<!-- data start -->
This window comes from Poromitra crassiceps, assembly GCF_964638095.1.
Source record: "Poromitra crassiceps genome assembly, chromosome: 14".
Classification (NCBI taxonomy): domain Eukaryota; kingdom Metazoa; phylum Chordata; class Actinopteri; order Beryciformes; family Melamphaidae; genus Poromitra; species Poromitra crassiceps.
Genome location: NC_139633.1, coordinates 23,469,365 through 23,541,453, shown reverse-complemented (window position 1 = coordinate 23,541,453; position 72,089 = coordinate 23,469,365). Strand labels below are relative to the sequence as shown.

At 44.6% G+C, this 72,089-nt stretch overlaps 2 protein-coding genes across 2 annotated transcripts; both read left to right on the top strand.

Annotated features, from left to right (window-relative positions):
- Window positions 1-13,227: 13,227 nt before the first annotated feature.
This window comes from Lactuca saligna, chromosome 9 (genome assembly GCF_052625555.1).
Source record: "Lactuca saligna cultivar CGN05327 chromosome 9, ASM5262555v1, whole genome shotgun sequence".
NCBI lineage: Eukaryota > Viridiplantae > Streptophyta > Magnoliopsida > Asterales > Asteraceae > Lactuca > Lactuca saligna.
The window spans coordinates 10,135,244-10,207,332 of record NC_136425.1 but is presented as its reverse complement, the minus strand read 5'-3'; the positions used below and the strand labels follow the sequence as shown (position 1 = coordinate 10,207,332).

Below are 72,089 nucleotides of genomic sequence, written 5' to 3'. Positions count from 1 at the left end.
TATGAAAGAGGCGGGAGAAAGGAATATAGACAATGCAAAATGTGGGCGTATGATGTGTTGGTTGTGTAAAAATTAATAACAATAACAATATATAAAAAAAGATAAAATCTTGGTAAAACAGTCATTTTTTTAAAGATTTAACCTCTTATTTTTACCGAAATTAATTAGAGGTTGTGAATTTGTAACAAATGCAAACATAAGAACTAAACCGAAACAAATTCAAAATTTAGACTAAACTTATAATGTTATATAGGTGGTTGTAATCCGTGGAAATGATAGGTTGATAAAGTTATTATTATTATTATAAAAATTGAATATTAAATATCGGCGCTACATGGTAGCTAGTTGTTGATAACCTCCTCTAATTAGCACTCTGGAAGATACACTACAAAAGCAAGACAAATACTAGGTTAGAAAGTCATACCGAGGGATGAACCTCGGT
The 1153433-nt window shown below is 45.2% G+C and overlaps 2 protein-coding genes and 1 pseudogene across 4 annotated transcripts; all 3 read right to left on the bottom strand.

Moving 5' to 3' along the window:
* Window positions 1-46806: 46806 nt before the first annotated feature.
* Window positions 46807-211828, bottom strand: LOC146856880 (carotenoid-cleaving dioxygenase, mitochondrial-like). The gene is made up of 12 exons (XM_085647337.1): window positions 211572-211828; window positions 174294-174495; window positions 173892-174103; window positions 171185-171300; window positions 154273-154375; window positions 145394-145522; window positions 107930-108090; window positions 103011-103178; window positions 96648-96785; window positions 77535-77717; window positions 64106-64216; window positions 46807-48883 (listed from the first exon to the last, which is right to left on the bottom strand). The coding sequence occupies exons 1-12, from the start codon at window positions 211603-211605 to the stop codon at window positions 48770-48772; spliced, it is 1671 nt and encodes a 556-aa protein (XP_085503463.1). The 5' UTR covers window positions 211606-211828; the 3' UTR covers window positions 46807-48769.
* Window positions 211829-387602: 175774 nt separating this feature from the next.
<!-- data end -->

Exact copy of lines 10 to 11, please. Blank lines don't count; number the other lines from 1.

NCBI lineage: Eukaryota > Viridiplantae > Streptophyta > Magnoliopsida > Asterales > Asteraceae > Lactuca > Lactuca saligna.
The window spans coordinates 10,135,244-10,207,332 of record NC_136425.1 but is presented as its reverse complement, the minus strand read 5'-3'; the positions used below and the strand labels follow the sequence as shown (position 1 = coordinate 10,207,332).